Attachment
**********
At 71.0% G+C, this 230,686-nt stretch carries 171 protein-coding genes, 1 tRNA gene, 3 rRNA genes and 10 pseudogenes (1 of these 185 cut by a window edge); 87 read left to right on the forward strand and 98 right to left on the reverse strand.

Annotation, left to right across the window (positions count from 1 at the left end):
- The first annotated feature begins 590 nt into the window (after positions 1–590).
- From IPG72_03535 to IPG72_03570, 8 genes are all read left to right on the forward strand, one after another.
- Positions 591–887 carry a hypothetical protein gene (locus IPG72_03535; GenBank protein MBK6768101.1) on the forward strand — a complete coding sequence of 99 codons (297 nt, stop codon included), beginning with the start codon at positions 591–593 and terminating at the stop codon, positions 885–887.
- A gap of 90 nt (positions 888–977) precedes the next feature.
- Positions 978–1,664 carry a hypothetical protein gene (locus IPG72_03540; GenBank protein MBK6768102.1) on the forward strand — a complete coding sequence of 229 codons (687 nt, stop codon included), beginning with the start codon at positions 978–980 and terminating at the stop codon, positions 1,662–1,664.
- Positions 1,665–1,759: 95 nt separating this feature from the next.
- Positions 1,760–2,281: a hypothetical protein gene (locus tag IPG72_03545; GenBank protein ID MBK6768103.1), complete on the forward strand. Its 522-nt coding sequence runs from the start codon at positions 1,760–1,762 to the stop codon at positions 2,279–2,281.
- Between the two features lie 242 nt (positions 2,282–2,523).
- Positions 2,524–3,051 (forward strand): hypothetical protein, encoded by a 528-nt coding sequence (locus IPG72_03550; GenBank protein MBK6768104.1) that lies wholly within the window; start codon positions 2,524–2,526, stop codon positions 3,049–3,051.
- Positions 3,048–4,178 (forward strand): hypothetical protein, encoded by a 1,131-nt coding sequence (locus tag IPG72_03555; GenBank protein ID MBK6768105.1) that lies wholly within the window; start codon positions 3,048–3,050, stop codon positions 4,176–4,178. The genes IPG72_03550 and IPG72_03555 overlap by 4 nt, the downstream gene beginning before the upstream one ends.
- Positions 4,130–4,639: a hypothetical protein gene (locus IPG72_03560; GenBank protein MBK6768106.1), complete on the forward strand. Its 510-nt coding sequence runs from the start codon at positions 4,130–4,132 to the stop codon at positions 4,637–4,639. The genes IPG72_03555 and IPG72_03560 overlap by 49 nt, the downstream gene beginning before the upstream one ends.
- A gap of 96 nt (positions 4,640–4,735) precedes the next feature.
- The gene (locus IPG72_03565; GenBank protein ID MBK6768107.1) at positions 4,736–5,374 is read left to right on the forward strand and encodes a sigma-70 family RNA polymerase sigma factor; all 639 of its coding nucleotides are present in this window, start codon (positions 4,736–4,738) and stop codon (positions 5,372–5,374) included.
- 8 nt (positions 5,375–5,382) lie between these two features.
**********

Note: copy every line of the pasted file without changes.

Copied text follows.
At 71.0% G+C, this 230,686-nt stretch carries 171 protein-coding genes, 1 tRNA gene, 3 rRNA genes and 10 pseudogenes (1 of these 185 cut by a window edge); 87 read left to right on the forward strand and 98 right to left on the reverse strand.

Annotation, left to right across the window (positions count from 1 at the left end):
- The first annotated feature begins 590 nt into the window (after positions 1–590).
- From IPG72_03535 to IPG72_03570, 8 genes are all read left to right on the forward strand, one after another.
- Positions 591–887 carry a hypothetical protein gene (locus IPG72_03535; GenBank protein MBK6768101.1) on the forward strand — a complete coding sequence of 99 codons (297 nt, stop codon included), beginning with the start codon at positions 591–593 and terminating at the stop codon, positions 885–887.
- A gap of 90 nt (positions 888–977) precedes the next feature.
- Positions 978–1,664 carry a hypothetical protein gene (locus IPG72_03540; GenBank protein MBK6768102.1) on the forward strand — a complete coding sequence of 229 codons (687 nt, stop codon included), beginning with the start codon at positions 978–980 and terminating at the stop codon, positions 1,662–1,664.
- Positions 1,665–1,759: 95 nt separating this feature from the next.
- Positions 1,760–2,281: a hypothetical protein gene (locus tag IPG72_03545; GenBank protein ID MBK6768103.1), complete on the forward strand. Its 522-nt coding sequence runs from the start codon at positions 1,760–1,762 to the stop codon at positions 2,279–2,281.
- Between the two features lie 242 nt (positions 2,282–2,523).
- Positions 2,524–3,051 (forward strand): hypothetical protein, encoded by a 528-nt coding sequence (locus IPG72_03550; GenBank protein MBK6768104.1) that lies wholly within the window; start codon positions 2,524–2,526, stop codon positions 3,049–3,051.
- Positions 3,048–4,178 (forward strand): hypothetical protein, encoded by a 1,131-nt coding sequence (locus tag IPG72_03555; GenBank protein ID MBK6768105.1) that lies wholly within the window; start codon positions 3,048–3,050, stop codon positions 4,176–4,178. The genes IPG72_03550 and IPG72_03555 overlap by 4 nt, the downstream gene beginning before the upstream one ends.
- Positions 4,130–4,639: a hypothetical protein gene (locus IPG72_03560; GenBank protein MBK6768106.1), complete on the forward strand. Its 510-nt coding sequence runs from the start codon at positions 4,130–4,132 to the stop codon at positions 4,637–4,639. The genes IPG72_03555 and IPG72_03560 overlap by 49 nt, the downstream gene beginning before the upstream one ends.
- A gap of 96 nt (positions 4,640–4,735) precedes the next feature.
- The gene (locus IPG72_03565; GenBank protein ID MBK6768107.1) at positions 4,736–5,374 is read left to right on the forward strand and encodes a sigma-70 family RNA polymerase sigma factor; all 639 of its coding nucleotides are present in this window, start codon (positions 4,736–4,738) and stop codon (positions 5,372–5,374) included.
- 8 nt (positions 5,375–5,382) lie between these two features.